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THE MYSTERY OF THE ORFCO UNCOVERED

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  • THE MYSTERY OF THE ORFCO UNCOVERED

    The overrun fuel cut off valve has been a troublesome component on the SU HIF44E since it was introduced on the first Maestro and Montego models until it was discontinued on the introduction of ERIC electronically regulated ignition and carburetion in 1989.

    The valve was fitted as a fuel economy device; under overrun conditions the valve would cut off the fuel delivered to the engine at half-second intervals. This was said to save 2-3mpg on a simulated urban cycle.

    The valve uses the most basic principle of carburetion to cut off the fuel, that being the air pressure differential between the venturi and the float chamber. On the model you can see that when the valve is closed the drilling Z to the venturi is blanked off, drilling Y to the float chamber is connected by a passage in the valve to the float chamber vent pipe X. In this closed position with the engine running atmospheric pressure (blue) passes into the float chamber and pushes fuel out of the main jet because the air pressure on top of the fuel is greater than the air pressure in the venturi (yellow) i.e. normal fuel delivery. When the valve is open the drilling Z to the venturi is connected by a passage in the valve to the drilling Y to the float chamber, and the float chamber vent pipe X is blanked off. In this position with the engine running venturi pressure and float chamber pressure are equal so no fuel is pushed out of the main jet.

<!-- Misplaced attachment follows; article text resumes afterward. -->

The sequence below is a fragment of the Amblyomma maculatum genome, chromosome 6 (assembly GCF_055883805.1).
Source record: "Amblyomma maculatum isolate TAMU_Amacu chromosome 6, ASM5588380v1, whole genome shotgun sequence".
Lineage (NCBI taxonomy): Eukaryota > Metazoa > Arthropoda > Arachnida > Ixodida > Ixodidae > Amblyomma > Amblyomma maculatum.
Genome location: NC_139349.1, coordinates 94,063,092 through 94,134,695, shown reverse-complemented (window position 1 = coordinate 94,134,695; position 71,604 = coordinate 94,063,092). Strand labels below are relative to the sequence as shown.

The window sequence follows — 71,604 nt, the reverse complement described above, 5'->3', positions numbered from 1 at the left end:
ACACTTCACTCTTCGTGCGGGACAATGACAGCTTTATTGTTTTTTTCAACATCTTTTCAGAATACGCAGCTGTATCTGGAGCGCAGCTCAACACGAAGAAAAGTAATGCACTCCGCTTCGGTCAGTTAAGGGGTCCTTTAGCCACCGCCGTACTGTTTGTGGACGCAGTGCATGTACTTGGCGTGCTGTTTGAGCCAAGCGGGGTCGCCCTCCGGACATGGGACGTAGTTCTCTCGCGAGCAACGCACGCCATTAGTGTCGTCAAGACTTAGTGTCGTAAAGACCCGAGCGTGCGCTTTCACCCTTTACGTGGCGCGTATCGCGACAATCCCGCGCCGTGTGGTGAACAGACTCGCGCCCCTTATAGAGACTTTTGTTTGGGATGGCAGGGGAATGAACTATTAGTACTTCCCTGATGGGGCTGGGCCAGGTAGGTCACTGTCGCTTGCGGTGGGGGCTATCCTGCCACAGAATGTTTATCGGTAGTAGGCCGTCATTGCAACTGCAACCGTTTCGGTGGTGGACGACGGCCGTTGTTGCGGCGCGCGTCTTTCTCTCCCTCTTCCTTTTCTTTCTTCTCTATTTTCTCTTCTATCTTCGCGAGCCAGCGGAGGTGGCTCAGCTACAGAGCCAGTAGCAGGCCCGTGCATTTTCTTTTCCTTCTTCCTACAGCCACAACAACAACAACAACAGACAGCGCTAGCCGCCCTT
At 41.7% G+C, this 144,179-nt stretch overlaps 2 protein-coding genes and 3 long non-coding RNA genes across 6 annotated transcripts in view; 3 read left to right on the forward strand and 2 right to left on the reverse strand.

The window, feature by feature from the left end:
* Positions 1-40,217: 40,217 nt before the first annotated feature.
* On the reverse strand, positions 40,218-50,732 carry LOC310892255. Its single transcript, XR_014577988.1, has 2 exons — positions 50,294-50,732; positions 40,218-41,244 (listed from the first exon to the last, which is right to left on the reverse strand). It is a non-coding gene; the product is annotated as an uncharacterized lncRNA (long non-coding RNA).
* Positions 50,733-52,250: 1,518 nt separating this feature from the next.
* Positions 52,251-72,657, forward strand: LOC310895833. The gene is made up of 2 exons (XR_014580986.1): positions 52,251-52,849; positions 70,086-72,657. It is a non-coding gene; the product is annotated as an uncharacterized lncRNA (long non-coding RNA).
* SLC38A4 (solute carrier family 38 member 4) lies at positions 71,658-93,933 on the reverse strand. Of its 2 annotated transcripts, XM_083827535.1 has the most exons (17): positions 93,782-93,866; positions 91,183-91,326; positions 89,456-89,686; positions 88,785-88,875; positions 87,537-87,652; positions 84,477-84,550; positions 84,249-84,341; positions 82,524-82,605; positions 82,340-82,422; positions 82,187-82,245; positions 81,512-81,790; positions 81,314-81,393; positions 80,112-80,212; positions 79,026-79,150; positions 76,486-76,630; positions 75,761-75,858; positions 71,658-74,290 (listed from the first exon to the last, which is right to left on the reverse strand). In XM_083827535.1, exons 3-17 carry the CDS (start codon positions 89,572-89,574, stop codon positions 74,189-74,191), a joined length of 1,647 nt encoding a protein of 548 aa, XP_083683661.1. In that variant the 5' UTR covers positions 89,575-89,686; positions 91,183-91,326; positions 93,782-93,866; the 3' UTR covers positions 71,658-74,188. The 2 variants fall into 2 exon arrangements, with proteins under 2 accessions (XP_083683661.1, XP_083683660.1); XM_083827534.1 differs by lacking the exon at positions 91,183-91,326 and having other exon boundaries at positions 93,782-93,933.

When the valve is faulty it has a tendency to stick open any where between slightly off of itsí seat and the fully open position. This can result in all three ports XYZ being connected (green). In this condition fuel delivery is reduced at the main jet and also the constant flow of air through the valve results in dirt and debris entering the valve through the float chamber vent pipe X compounding the reliability problem.
    Attached Files
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